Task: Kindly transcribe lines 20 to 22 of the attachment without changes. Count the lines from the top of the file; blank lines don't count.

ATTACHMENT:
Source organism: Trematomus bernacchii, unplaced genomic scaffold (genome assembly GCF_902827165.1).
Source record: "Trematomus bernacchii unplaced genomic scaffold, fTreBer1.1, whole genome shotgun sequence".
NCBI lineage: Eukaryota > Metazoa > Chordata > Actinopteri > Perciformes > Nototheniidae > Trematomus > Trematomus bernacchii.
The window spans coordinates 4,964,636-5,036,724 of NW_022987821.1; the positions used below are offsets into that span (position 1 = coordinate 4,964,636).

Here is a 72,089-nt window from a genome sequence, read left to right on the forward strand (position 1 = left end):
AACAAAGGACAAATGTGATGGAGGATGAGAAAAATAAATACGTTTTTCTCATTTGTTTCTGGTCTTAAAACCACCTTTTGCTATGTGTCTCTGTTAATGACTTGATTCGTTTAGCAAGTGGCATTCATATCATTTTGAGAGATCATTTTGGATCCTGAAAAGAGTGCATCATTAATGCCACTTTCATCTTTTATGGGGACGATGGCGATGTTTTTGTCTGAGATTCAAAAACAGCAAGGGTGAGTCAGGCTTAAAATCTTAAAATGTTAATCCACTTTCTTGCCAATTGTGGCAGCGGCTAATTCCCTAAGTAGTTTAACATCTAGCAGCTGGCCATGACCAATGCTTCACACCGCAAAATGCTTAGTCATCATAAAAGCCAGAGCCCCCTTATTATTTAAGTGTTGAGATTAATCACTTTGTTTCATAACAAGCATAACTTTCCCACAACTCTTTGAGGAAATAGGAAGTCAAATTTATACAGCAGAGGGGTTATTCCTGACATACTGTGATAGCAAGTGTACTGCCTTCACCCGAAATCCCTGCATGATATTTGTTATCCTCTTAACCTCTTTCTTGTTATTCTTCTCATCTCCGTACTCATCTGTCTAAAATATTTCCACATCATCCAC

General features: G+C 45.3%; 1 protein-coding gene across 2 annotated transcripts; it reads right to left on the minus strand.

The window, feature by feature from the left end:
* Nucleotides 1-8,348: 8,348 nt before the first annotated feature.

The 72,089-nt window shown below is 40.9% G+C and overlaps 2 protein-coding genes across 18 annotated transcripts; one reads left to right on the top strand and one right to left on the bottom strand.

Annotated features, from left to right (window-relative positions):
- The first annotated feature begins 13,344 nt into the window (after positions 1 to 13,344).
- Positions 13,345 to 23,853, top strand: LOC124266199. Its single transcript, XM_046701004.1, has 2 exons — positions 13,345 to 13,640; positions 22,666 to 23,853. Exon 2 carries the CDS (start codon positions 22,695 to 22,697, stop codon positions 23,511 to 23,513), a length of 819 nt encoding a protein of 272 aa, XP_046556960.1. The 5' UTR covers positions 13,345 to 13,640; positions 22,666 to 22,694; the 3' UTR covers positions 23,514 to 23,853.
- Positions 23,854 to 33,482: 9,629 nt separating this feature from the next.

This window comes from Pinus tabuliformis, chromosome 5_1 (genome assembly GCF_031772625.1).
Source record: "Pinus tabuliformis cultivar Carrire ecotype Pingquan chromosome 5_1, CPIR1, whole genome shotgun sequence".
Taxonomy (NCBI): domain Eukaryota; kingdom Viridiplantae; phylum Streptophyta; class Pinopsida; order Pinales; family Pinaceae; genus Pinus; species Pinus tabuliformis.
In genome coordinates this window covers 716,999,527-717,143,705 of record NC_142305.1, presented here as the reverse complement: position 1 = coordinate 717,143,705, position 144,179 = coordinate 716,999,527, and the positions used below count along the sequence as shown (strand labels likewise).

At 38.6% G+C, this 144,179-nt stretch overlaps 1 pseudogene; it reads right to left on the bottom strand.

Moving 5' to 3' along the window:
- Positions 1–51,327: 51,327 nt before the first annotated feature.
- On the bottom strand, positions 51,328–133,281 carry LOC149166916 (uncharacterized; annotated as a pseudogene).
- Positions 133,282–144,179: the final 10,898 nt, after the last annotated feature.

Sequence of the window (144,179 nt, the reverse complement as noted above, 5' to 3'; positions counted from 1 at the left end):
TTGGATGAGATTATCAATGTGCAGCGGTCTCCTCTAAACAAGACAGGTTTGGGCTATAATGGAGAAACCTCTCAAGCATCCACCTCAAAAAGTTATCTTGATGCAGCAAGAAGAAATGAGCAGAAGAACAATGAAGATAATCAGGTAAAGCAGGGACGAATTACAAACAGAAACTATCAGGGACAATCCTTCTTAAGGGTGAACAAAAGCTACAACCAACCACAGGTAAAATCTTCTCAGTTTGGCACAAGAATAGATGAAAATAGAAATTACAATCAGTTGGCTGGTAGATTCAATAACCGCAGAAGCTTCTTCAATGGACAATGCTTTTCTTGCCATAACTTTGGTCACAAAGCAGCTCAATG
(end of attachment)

Moving 5' to 3' along the window:
- Positions 1–51,327: 51,327 nt before the first annotated feature.
- On the bottom strand, positions 51,328–133,281 carry LOC149166916 (uncharacterized; annotated as a pseudogene).